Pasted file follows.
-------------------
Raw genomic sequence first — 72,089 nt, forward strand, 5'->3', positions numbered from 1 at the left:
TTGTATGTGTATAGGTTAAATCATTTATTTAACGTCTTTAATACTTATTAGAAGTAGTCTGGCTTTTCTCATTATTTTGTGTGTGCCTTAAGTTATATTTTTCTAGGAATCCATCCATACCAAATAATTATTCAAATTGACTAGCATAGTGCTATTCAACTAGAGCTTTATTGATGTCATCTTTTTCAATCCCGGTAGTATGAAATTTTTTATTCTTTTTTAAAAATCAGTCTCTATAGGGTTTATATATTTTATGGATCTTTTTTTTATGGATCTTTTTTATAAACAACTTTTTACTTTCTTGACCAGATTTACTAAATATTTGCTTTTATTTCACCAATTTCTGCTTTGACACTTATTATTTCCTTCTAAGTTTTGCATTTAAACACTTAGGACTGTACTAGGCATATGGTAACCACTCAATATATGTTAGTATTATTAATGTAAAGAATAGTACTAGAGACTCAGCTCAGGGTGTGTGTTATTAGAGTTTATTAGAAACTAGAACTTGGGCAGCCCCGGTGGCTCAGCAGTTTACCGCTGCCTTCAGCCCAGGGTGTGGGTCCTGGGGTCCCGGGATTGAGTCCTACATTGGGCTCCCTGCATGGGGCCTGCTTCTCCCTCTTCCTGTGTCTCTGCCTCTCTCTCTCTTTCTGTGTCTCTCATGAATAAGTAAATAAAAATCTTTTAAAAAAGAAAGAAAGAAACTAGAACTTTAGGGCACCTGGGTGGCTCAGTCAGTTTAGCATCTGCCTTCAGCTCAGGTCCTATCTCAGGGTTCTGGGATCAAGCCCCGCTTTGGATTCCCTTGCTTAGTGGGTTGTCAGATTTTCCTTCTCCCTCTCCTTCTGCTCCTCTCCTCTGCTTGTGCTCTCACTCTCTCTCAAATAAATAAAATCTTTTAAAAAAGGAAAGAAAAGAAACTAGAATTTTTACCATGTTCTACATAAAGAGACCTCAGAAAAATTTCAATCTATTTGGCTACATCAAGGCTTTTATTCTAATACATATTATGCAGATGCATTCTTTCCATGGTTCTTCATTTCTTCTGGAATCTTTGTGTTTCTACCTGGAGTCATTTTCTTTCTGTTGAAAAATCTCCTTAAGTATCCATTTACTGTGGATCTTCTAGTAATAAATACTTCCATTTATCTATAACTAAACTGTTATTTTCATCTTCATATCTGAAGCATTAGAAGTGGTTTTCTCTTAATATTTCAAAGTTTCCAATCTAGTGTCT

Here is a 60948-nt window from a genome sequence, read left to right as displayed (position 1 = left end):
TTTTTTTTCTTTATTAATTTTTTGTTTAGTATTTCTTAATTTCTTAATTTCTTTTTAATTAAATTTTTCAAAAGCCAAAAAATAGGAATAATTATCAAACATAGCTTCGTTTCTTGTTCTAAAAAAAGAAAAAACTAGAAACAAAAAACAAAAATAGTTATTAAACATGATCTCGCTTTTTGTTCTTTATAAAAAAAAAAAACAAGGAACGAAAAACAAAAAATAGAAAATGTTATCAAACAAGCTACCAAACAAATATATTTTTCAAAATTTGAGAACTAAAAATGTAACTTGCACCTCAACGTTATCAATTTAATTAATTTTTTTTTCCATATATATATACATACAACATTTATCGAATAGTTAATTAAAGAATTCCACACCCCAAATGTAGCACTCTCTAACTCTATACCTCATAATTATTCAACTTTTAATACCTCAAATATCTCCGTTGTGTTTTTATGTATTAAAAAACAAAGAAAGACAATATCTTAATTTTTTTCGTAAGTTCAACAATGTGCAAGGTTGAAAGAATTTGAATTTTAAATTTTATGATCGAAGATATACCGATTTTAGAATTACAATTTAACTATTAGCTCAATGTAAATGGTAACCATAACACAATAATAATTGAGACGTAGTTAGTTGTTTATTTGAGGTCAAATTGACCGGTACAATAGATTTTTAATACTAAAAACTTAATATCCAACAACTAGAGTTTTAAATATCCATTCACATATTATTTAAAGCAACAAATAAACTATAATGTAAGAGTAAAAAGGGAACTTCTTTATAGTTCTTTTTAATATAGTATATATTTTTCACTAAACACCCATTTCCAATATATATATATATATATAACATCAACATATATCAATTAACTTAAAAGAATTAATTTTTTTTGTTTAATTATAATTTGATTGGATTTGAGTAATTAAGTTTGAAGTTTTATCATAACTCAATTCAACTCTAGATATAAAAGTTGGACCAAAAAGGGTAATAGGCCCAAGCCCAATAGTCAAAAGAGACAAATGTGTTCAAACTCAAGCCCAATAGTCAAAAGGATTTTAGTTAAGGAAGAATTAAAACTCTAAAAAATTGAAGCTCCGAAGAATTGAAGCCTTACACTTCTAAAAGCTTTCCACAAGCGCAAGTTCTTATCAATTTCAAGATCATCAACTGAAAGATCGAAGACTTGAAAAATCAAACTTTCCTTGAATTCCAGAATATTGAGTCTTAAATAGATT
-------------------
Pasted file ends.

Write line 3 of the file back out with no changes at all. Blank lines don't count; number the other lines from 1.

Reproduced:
Here is a 60948-nt window from a genome sequence, read left to right as displayed (position 1 = left end):